The Interpreter (12A)
Time Out saysSilvia Broome (Nicole Kidman) is a translator at United Nations HQ in New York. One evening, she’s working late and overhears a sinister conversation filtering through the main chamber’s microphone system: there’s a plot afoot to assassinate Edmund Zuwanie (Earl Cameron), the reviled president of the African state of Matobo, who is due to make a controversial visit to the UN within days…
Who you gonna call? Enter the Secret Service and hard-boiled, recently bereaved special agent Tobin Keller (Sean Penn), a man who wears conspicuous dark glasses and has a sign on his desk that reads ‘Secret Agent’. Is Broome – who is herself Matoban, speaks the native Ku language and harbours a radical political past – telling the truth? And what about exiled Matoban dissident Kuman-Kuman (George Harris), who now lives in Brooklyn? What’s he up to? It’s time both for Broome to enjoy round-the-clock protection and for director Sydney Pollack to indulge in the internal machinery of the UN building (allowing in movie cameras for the first time) and some impressive helicopter shots of NYC.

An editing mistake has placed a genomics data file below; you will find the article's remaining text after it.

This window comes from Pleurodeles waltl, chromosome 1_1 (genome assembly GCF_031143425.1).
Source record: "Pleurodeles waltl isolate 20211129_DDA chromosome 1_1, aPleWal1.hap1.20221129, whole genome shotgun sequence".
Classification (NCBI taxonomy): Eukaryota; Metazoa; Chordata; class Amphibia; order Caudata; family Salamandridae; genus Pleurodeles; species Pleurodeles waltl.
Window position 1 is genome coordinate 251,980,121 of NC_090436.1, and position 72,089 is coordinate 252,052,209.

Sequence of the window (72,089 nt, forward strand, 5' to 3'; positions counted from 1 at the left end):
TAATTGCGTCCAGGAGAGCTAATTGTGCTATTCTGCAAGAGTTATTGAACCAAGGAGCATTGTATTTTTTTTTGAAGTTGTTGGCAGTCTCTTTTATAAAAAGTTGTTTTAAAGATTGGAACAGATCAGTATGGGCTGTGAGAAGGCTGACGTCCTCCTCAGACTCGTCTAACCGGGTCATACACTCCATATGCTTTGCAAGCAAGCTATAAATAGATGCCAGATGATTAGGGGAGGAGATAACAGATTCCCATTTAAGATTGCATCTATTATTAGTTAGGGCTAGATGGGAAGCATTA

Matobo? Ku? Kuman-Kuman? All fictional, of course – but we must assume that Matobo is a post-revolutionary, now corrupt sub-Saharan state along the lines of, say, Zimbabwe and, in turn, that President Zuwanie is a thinly veiled portrait of a Robert Mugabe-type figure. This is largely a competent, successful thriller, but observing global politics from this perspective is an uncomfortable, frustrating experience. The world-view on display here is much more considered than, say, in a Bond movie, but the film still lends nothing to our understanding of postcolonial Africa or the UN (discounting the decor of its more private corners).
And as for the will-they/won’t-they chemistry between Broome and Keller…
Fri Apr 15, 2005